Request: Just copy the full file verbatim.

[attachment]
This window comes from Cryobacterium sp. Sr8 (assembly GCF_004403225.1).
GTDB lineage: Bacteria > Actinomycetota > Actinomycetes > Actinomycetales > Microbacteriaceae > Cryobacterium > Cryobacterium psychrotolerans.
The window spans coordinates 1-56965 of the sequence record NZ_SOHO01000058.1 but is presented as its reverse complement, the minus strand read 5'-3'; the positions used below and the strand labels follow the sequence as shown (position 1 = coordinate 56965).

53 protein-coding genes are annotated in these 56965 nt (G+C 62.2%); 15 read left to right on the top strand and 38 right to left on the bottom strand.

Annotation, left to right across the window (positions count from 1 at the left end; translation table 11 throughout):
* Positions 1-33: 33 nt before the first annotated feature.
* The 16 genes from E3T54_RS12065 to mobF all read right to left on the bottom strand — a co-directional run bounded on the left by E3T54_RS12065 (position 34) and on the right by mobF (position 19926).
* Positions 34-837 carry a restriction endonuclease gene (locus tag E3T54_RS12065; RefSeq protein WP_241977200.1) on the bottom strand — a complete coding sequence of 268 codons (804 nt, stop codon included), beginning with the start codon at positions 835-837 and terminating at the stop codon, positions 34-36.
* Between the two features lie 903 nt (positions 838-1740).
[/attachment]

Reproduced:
This window comes from Cryobacterium sp. Sr8 (assembly GCF_004403225.1).
GTDB lineage: Bacteria > Actinomycetota > Actinomycetes > Actinomycetales > Microbacteriaceae > Cryobacterium > Cryobacterium psychrotolerans.
The window spans coordinates 1-56965 of the sequence record NZ_SOHO01000058.1 but is presented as its reverse complement, the minus strand read 5'-3'; the positions used below and the strand labels follow the sequence as shown (position 1 = coordinate 56965).

53 protein-coding genes are annotated in these 56965 nt (G+C 62.2%); 15 read left to right on the top strand and 38 right to left on the bottom strand.

Annotation, left to right across the window (positions count from 1 at the left end; translation table 11 throughout):
* Positions 1-33: 33 nt before the first annotated feature.
* The 16 genes from E3T54_RS12065 to mobF all read right to left on the bottom strand — a co-directional run bounded on the left by E3T54_RS12065 (position 34) and on the right by mobF (position 19926).
* Positions 34-837 carry a restriction endonuclease gene (locus tag E3T54_RS12065; RefSeq protein WP_241977200.1) on the bottom strand — a complete coding sequence of 268 codons (804 nt, stop codon included), beginning with the start codon at positions 835-837 and terminating at the stop codon, positions 34-36.
* Between the two features lie 903 nt (positions 838-1740).